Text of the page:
carotid

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Related to carotids: monofilament, Carotenoids

carotid

 [kah-rot´id]
pertaining to the principal artery of the neck (the carotid artery). See anatomic Table of Arteries in the Appendices.
carotid endarterectomy surgical removal of atherosclerotic plaques within an extracranial carotid artery, usually the common carotid, done to prevent stroke in patients with 70 per cent or greater carotid stenosis. Patients who have a stroke in evolution or have recently had a stroke are not good candidates for the procedure. Surgery at this time could cause an infarcted area of the brain to hemorrhage when its blood supply is suddenly increased. In addition, there is a low success rate for those patients who have total occlusion of the internal carotid arteries.
Patient Care. Immediately after surgery special monitoring is necessary to assess the patient's neurologic status, including level of consciousness, orientation, and motor activity, especially on the side opposite the surgery. Because of the location of the surgical incision, an enlarging hematoma can rapidly produce respiratory distress. Aspiration also is possible because a hematoma can obstruct the trachea and damage the laryngeal nerve, preventing closure of the glottis.

Crucial observations include evaluation of neck size, noting the patient's ability to swallow, close observation and measurement of drainage, and measurement of respiratory rate and character. A tracheostomy tray and suction apparatus should be available even after the patient is transferred from the recovery room or intensive care unit. Neurologic assessment is necessary to detect complications associated with postoperative cerebral ischemia and cranial nerve damage. Because ischemia of the myocardium is also a possibility, continuous electrocardiograph monitoring is required. Since blood pressure may be increased by surgery, postoperative hypertension is not uncommon.
 Carotid endarterectomy. Plaques are removed from the artery to improve blood flow. Modified from Black and Matassarin-Jacobs, 2001.
carotid sinus syndrome syncope sometimes associated with convulsive seizures due to overactivity of the carotid sinus reflex. In certain susceptible persons the carotid sinus is too easily stimulated and symptoms are produced by sudden turning of the head or the wearing of a tight collar. Transient attacks of numbness or weakness of the face, arm, or leg, headache, and in some cases aphasia may also occur. The condition most commonly affects older males and may be a cause of unexplained falls. Diagnosis can be confirmed by a gentle massage of the carotid sinus area of a patient under monitoring. asystole for longer than 3 seconds or a reduction in systolic blood pressure of more than 500 mm Hg are considered positive indications. The syndrome can be subdivided into cardioinhibitory, vasodepressor, and mixed types. Dual chamber cardiac pacing is indicated in the cardioinhibitory and mixed types. Patients who have this condition should be educated to avoid triggering events.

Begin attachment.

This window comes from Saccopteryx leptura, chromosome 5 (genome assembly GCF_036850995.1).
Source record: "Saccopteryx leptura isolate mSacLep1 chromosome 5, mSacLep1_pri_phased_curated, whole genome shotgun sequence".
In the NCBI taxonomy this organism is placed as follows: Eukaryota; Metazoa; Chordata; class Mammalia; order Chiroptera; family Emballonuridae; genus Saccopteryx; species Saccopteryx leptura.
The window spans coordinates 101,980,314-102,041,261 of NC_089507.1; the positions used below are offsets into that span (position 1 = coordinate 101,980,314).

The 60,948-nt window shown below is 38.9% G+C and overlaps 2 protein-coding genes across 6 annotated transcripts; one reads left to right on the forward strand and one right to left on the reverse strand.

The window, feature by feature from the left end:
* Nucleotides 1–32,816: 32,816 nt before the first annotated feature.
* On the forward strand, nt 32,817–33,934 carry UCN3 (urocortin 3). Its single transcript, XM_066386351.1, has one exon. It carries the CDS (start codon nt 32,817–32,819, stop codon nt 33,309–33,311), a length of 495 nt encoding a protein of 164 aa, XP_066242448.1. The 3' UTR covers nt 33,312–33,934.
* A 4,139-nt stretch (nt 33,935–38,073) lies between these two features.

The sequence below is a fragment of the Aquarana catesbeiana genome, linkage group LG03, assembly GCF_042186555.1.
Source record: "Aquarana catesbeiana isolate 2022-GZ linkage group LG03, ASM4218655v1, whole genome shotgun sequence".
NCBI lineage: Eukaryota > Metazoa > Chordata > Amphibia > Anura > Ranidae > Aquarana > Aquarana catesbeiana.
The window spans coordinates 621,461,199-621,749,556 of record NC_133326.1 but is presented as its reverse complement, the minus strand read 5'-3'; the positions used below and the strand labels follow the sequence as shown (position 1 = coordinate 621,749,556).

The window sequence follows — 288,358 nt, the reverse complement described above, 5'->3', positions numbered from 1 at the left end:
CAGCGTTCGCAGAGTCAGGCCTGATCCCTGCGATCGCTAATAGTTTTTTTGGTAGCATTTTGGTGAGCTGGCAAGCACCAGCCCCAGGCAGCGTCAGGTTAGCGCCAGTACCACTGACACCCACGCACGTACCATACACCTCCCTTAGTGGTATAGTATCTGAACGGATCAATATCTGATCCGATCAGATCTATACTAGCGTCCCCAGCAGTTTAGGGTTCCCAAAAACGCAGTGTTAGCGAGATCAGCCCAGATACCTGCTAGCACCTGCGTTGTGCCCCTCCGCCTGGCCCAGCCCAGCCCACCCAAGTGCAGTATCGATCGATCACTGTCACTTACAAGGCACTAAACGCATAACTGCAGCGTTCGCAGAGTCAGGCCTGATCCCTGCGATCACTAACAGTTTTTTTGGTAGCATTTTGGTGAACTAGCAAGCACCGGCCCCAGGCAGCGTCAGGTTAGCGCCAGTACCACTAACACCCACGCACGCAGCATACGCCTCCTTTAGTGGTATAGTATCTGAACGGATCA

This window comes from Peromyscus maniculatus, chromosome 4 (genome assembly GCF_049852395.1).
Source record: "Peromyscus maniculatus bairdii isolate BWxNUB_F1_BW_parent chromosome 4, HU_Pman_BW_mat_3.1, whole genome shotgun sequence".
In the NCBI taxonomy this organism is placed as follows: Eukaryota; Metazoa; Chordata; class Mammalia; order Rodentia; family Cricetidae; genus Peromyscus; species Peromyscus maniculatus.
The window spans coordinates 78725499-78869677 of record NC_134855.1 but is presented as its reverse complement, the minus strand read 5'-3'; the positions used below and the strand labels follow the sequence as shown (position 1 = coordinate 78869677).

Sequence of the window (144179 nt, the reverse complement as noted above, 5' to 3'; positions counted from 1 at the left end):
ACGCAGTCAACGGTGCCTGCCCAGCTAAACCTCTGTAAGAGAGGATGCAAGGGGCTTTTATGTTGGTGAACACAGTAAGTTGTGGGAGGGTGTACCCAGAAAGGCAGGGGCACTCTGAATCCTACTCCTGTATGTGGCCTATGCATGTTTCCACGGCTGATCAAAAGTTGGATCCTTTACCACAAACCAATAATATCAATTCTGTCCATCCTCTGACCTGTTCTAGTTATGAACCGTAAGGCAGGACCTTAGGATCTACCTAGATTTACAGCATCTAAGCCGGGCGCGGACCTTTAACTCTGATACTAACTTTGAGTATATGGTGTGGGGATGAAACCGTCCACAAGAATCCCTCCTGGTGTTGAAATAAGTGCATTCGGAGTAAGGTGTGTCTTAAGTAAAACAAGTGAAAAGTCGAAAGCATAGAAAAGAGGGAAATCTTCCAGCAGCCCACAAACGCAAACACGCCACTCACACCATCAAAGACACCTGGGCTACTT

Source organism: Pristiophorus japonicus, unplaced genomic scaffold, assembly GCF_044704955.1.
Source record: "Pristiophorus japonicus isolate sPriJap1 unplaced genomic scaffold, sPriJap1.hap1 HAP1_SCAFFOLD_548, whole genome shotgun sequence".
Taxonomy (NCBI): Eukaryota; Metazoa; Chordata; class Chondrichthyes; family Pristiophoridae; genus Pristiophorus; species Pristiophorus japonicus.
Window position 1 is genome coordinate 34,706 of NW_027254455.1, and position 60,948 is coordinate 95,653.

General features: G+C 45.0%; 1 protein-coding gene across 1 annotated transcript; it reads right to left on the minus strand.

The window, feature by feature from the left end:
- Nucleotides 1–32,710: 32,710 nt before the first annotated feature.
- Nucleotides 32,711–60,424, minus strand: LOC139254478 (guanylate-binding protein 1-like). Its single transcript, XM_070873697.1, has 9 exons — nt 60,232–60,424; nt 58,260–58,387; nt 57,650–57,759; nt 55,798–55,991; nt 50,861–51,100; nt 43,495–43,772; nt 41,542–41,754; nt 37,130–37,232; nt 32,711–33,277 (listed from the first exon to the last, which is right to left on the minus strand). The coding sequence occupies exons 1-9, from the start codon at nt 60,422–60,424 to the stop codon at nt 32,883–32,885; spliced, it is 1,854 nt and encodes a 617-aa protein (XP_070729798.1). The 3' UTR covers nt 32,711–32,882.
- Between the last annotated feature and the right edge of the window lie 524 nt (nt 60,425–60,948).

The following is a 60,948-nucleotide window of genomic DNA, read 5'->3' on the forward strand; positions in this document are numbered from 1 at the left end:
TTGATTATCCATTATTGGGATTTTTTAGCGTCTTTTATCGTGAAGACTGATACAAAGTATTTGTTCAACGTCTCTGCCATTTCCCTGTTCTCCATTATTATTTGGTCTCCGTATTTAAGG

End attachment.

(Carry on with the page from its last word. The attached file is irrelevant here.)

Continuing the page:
Miller-Keane Encyclopedia and Dictionary of Medicine, Nursing, and Allied Health, Seventh Edition. © 2003 by Saunders, an imprint of Elsevier, Inc. All rights reserved.

ca·rot·id

(ka-rot'id),
Pertaining to any carotid structure.
[G. karōtides, the carotid arteries, fr. karoō, to put to sleep (because compression of the c. artery results in unconsciousness)]
Farlex Partner Medical Dictionary © Farlex 2012

carotid

(kə-rŏt′ĭd)
n.
Either of the two major arteries, one on each side of the neck, that carry blood to the head.
adj.
Of or relating to either of these arteries.
The American Heritage® Medical Dictionary Copyright © 2007, 2004 by Houghton Mifflin Company. Published by Houghton Mifflin Company. All rights reserved.

ca·rot·id

(kă-rot'id)
Pertaining to any carotid structure.
Medical Dictionary for the Health Professions and Nursing © Farlex 2012

ca·rot·id

(kă-rot'id)
Pertaining to any carotid structure.
Medical Dictionary for the Dental Professions © Farlex 2012
References in periodicals archive ?
Pathophysiological mechanisms underlying restenosis have been effectively studied by the rat carotid balloon injury model, which triggers neointimal formation in close similarity to human remodeling [1, 9, 10].
Right common carotid artery and right subclavian artery were seen originating as the first and second branches of arch, respectively.
The anterior branch of the internal carotid inside the skull is the frontal artery which supplies the frontal lobes, responsible for memory and 'personality'.
SUMMARY: Light microscopy analysis of the mural structure of the common carotid artery, internal carotid artery and external carotid artery in mongrel dog revealed variability in the middle values of vascular diameter and thickness of the intimal plus medial coats and adventitial coat.
A carotid artery blocked by plaque is a tragedy waiting to happen.
Knowledge of this syndrome is of significant importance to otolaryngologists because a failure to recognize it prior to head and neck surgery can result in serious iatrogenic injury, including velopalatal insufficiency and damage to anomalous carotid arteries.
Physicians check for blocked carotids by placing a stethoscope on the side of the neck.
We describe a novel multimodality endovascular approach to safely control hemorrhage from a carotid artery pseudoaneurysm and tumor vasculature associated with a squamous cell carcinoma.
Symptoms of a blockage in the Y-shape carotid artery, which supplies the head with blood, include transient episodes of tingling or numbness in arms or legs, slurred speech, and a blackout of vision in one eye.
For ischemic strokes, carotid intima-media thickness has emerged as a reliable independent marker and must be targeted.